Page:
Controversial former University of the Witwatersrand SRC president Mcebo Dlamini was denied bail in .
Staging the soccer World Cup in South Africa next year could pose a threat to the safety of children and women, a child welfare organisation has warned.
"As with any event that attracts tourists, there is always the concern that we might not be able to see when children and women are trafficked," said Carol Bews of Joburg Child Welfare.
The organisation launched the Red Light 2010 campaign on Friday to educate school-going children about the dangers of human trafficking.
Bews said the campaign would reach out to schools and churches.
She likened trafficking to "modern-day slavery".
The campaign kicked off with the launch of an anti-trafficking song by local group Inner City Arts Forum, which will be flighted on TV and radio stations.
Group member Bongani Nkwanyana said the song was written in the interest of the safety of children and communities.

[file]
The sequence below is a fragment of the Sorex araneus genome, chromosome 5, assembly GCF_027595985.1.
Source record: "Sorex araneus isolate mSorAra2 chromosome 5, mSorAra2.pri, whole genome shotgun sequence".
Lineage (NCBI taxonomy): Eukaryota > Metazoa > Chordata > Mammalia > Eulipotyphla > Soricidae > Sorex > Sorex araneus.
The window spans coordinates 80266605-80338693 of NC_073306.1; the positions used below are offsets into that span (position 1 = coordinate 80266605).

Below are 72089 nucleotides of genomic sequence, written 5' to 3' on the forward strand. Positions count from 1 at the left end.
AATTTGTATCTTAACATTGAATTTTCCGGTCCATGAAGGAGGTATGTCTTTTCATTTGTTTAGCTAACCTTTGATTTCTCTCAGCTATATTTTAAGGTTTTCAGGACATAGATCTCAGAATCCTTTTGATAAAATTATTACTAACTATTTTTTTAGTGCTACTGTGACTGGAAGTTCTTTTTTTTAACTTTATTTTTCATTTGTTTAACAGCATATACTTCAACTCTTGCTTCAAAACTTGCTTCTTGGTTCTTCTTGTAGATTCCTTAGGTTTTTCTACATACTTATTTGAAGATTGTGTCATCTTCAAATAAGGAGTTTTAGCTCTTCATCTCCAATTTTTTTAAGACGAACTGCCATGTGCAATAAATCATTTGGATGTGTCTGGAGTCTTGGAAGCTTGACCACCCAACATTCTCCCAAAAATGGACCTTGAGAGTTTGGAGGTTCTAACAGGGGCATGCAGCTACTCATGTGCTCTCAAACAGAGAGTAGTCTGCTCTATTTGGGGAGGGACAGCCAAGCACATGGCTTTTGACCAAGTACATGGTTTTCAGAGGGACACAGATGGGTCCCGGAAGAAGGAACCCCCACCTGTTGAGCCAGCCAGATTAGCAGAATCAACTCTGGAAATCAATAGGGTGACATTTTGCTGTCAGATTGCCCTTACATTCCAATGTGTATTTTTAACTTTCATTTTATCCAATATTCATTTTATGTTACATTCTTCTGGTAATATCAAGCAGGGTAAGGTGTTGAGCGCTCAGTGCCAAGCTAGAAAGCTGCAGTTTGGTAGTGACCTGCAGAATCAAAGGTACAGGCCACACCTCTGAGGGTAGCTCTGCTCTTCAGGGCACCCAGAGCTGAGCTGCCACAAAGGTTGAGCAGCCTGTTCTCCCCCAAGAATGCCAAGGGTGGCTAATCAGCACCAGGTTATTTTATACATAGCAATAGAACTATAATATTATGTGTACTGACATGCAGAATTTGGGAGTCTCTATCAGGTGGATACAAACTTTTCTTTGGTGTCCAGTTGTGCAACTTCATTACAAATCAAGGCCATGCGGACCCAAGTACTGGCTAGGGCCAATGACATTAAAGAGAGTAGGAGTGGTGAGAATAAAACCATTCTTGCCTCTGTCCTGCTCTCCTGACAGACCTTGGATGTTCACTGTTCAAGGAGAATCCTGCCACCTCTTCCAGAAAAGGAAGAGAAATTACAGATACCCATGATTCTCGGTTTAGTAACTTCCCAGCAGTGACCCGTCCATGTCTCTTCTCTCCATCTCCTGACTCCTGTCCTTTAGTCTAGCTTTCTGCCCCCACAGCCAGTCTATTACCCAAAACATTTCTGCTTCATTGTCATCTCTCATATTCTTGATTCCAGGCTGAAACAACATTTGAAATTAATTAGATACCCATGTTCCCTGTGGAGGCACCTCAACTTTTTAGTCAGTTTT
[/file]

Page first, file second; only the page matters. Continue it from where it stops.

Bews said trade in humans was the third most lucrative illegal trade after drugs and arms. She said children were trafficked mainly for child labour, commercial sexual exploitation, adoption and body parts.
Bews warned that children from rural areas could be lured to the cities by the prospect of seeing their football stars, making them vulnerable to traffickers.
Nde Ndifonka of the International Organisation for Migration said: "Whenever there are events of the magnitude of the World Cup, criminal elements tend to exploit them.
"They undertake activities such as human trafficking to meet the demand for labour or sexual services."
Ndifonka said drugs, violence and the seizure of travel documents were often used to detain people who were being trafficked.